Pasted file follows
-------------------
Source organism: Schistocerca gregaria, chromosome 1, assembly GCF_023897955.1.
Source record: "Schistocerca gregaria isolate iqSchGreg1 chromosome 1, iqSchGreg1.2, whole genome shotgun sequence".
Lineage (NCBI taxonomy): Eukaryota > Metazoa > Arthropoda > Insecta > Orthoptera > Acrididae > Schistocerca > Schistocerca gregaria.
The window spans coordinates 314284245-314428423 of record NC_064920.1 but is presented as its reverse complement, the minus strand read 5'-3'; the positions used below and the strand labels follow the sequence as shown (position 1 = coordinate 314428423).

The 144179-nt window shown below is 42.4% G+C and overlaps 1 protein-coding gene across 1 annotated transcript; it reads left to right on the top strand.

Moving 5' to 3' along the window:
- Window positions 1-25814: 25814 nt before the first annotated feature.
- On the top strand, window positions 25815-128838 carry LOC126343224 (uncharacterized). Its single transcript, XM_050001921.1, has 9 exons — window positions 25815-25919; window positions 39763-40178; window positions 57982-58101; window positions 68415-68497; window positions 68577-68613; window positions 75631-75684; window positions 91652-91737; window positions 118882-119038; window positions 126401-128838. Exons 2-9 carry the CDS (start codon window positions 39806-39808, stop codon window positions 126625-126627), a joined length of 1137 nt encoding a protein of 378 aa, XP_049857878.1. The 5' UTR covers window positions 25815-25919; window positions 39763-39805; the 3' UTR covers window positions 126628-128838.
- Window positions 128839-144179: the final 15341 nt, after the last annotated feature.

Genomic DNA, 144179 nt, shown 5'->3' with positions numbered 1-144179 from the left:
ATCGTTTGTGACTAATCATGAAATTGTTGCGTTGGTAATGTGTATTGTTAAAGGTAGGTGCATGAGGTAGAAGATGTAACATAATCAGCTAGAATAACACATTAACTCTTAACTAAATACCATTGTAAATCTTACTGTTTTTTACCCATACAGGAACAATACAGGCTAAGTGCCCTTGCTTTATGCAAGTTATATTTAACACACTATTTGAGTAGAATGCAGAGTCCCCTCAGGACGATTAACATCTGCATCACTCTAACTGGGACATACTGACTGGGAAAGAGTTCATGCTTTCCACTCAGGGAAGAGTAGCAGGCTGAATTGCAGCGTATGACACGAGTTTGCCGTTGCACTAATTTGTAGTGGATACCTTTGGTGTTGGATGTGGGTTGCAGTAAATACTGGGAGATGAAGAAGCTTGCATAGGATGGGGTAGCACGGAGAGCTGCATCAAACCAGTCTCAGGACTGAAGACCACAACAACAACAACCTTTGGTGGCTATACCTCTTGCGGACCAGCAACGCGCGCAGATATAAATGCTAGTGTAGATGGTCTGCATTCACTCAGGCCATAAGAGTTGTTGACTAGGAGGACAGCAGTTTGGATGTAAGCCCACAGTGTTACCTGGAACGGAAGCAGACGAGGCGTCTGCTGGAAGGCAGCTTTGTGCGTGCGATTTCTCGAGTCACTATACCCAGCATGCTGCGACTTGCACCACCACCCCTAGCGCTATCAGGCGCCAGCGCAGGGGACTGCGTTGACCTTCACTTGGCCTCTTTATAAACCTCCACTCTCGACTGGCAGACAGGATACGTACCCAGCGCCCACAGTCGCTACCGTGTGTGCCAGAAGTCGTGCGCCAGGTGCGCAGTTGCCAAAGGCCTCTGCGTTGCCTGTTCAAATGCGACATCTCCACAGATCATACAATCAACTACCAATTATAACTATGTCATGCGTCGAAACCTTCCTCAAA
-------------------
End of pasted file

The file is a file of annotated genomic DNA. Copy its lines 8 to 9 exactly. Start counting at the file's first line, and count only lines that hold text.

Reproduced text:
- On the top strand, window positions 25815-128838 carry LOC126343224 (uncharacterized). Its single transcript, XM_050001921.1, has 9 exons — window positions 25815-25919; window positions 39763-40178; window positions 57982-58101; window positions 68415-68497; window positions 68577-68613; window positions 75631-75684; window positions 91652-91737; window positions 118882-119038; window positions 126401-128838. Exons 2-9 carry the CDS (start codon window positions 39806-39808, stop codon window positions 126625-126627), a joined length of 1137 nt encoding a protein of 378 aa, XP_049857878.1. The 5' UTR covers window positions 25815-25919; window positions 39763-39805; the 3' UTR covers window positions 126628-128838.
- Window positions 128839-144179: the final 15341 nt, after the last annotated feature.